NASA rocket launch will test science package for future missions

NASA rocket launch will test science package for future missions

The SpEED Demon team poses with the payload section during testing at NASA’s Wallops Flight Facility. Credit: NASA Wallops/Berit Bland

NASA will test new science equipment for future missions with a sounding rocket launch Aug. 22 from its Wallops Flight Facility in Virginia.

The Sporadic-E ElectroDynamics Demonstration Mission, or SpEED Demon, will fly new instrumentation as well as legacy instruments that have flown on other sounding rocket missions, but not together. The SpEED Demon instruments will be further enhanced based on the results of this launch and will then fly on a science mission scheduled for summer 2024 from Kwajalein Atoll in the Marshall Islands and possibly many other rocket opportunities -probes.

SpEED Demon will launch on a 40-foot-tall Terrier-Improved Malemute sounding rocket between 9 p.m. EDT Aug. 22 and 1 a.m. Aug. 23. Backup launch dates are August 23 through August 27.

The NASA Wallops Visitor Center will open to the public at 8 p.m. on launch day to view the flight. The rocket launch should be visible from the Mid-Atlantic/Chesapeake Bay area. Live coverage of the mission is scheduled to begin at 8:40 p.m. on the Wallops YouTube site.

Although SpEED Demon’s primary goal is to test the instrument set, scientists hope to be able to measure sporadic E layers in the ionosphere, the electrified upper part of Earth’s atmosphere made up of ionized gas called plasma.






NASA’s Mars Atmosphere and Volatile EvolutioN (MAVEN) spacecraft has discovered “layers” and “rifts” in the electrically charged part of Mars’ upper atmosphere (ionosphere). The phenomenon is similar to the sporadic E-layers on Earth, which SpEED Demon studies, which can cause unpredictable disruptions to radio communications. This unexpected discovery from MAVEN shows that Mars is a unique laboratory to explore and better understand this highly disruptive phenomenon that can occur on any planet. Credit: NASA Goddard Space Flight Center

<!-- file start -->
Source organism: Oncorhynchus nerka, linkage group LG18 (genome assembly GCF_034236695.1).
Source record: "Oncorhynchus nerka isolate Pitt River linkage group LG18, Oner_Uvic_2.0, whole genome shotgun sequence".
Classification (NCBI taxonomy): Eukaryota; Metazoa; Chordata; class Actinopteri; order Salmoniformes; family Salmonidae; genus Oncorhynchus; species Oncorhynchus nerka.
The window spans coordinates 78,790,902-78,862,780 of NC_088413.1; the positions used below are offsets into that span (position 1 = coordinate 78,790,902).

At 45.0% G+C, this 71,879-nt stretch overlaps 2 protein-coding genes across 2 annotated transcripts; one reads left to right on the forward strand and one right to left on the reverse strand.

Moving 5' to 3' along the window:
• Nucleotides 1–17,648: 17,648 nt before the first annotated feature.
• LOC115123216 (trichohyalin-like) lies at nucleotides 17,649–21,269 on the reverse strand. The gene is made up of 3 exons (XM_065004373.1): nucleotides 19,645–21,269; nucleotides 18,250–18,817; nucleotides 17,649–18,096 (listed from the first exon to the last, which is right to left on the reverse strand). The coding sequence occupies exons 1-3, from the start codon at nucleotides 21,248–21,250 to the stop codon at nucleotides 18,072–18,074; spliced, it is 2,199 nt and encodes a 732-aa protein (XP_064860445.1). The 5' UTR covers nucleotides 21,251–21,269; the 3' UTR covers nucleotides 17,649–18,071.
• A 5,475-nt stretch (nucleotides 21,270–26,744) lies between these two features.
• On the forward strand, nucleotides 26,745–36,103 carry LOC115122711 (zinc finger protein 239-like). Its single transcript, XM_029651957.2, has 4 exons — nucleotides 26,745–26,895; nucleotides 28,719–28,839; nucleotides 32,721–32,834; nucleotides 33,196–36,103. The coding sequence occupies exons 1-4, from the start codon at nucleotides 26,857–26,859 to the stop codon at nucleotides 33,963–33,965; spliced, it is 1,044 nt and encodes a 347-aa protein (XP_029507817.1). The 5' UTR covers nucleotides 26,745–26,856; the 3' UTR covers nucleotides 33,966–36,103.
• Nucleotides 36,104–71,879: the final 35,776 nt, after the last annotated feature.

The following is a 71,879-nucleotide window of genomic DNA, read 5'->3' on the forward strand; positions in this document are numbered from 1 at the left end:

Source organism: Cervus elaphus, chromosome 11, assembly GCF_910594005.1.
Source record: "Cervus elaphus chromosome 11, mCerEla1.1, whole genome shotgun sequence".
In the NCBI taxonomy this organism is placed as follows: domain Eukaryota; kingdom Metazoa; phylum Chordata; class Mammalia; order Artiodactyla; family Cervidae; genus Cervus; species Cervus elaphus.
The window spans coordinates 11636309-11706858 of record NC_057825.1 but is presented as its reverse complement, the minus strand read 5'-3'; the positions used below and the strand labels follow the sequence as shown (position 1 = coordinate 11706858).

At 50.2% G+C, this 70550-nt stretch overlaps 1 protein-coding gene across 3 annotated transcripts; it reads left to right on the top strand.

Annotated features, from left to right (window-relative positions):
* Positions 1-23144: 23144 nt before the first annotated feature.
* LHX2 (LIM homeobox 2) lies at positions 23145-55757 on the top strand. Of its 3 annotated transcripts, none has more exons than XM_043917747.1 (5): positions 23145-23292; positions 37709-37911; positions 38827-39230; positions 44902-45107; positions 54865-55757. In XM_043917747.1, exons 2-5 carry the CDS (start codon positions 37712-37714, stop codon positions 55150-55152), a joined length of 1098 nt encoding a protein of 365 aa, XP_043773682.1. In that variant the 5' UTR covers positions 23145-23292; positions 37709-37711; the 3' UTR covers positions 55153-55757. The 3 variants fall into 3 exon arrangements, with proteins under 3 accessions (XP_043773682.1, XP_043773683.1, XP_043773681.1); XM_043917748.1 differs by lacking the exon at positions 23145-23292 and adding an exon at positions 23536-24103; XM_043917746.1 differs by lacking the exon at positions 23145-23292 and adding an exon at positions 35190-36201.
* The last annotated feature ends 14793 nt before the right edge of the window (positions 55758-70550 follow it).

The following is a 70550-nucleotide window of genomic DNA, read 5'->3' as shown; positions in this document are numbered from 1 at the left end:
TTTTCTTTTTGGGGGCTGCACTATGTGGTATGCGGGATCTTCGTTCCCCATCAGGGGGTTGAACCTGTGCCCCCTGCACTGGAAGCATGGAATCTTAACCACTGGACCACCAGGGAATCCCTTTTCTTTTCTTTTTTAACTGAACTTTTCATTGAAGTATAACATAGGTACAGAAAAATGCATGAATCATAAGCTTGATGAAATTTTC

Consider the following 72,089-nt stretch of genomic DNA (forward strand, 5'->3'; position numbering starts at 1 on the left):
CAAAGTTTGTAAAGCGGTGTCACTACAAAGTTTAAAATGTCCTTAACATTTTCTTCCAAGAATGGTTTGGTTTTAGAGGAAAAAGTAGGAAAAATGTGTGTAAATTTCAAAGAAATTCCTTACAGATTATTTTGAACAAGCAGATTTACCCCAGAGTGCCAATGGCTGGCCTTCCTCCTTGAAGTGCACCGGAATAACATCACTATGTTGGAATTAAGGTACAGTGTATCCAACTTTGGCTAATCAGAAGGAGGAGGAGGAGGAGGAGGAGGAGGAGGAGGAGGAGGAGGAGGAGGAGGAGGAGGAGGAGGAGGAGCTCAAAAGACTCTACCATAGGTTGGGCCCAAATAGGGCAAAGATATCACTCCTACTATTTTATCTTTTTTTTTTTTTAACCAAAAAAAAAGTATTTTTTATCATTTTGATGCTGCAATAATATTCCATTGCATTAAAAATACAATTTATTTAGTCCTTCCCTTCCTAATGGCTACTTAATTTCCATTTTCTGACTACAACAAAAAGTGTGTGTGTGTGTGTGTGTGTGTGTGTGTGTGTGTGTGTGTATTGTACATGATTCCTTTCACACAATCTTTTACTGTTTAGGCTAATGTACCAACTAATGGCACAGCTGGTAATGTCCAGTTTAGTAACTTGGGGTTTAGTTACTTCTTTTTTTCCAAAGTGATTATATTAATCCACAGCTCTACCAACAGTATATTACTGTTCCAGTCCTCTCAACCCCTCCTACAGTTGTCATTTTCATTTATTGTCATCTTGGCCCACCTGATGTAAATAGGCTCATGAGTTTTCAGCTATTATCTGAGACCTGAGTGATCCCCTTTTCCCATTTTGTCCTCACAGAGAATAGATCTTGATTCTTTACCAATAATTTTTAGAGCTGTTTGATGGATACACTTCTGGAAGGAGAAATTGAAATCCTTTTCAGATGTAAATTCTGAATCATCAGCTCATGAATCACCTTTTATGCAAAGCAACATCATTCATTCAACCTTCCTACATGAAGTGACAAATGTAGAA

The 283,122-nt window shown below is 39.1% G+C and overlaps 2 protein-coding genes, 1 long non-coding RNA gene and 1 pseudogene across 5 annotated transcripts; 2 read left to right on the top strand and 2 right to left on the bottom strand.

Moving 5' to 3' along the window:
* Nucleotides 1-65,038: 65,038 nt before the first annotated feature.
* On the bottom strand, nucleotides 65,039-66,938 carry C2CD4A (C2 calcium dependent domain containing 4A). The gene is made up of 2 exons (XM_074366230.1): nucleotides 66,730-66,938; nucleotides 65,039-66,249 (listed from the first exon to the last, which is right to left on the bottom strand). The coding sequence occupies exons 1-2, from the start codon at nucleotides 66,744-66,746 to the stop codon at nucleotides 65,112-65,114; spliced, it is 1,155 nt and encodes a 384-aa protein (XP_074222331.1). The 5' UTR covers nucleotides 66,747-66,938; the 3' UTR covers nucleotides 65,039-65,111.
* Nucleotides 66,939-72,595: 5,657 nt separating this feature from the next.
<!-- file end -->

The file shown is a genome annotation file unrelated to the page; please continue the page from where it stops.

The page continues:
“Sporadic-E layers are like patchy, invisible clouds of dense plasma that sometimes disrupt radio communications,” said Aroh Barjatya, principal investigator of SpEED Demon and director of the University’s Space and Atmospheric Instrumentation Laboratory. Embry-Riddle Aerospace in Daytona Beach, Florida.

“These layers are visible around the world, with those in Earth’s mid-latitudes increasing in abundance and activity during the summer,” Barjatya said. “It is necessary to fully understand them to model them accurately and predict their occurrence.”

On Earth, sporadic E layers occur between 62 and 87 miles, a range that is almost impossible to study in situ with satellites. Only sounding rocket missions, such as SpEED Demon, offer the ability to fly through the layers and take direct measurements of this phenomenon on Earth. Electrical currents associated with sporadic E layers have been measured before, but not with a full instrumented package that can give deeper insight into this activity.

NASA rocket launch will test science package for future missions

A visibility map of the Mid-Atlantic region shows how many seconds from launch, weather permitting, the Terrier-Improved Malemute sounding rocket can be visible in the sky. Credit: NASA Wallops Flight Facility

“SpEED Demon demonstrates a full suite of instruments in a single rocket science payload. The main payload ejects four instrumented sub-payloads, allowing simultaneous measurements over a wide area in space. Such capability should be used for many more scientific rocket missions in the future,” Barjatya said.

SpEED Demon is designed to test technology and therefore will not wait for precise science conditions to occur like other science-based missions do. “But we might get lucky,” Barjatya said. “The current August 22nd launch window is at the end of the sporadic Northern Hemisphere E layer season. So fingers crossed.”


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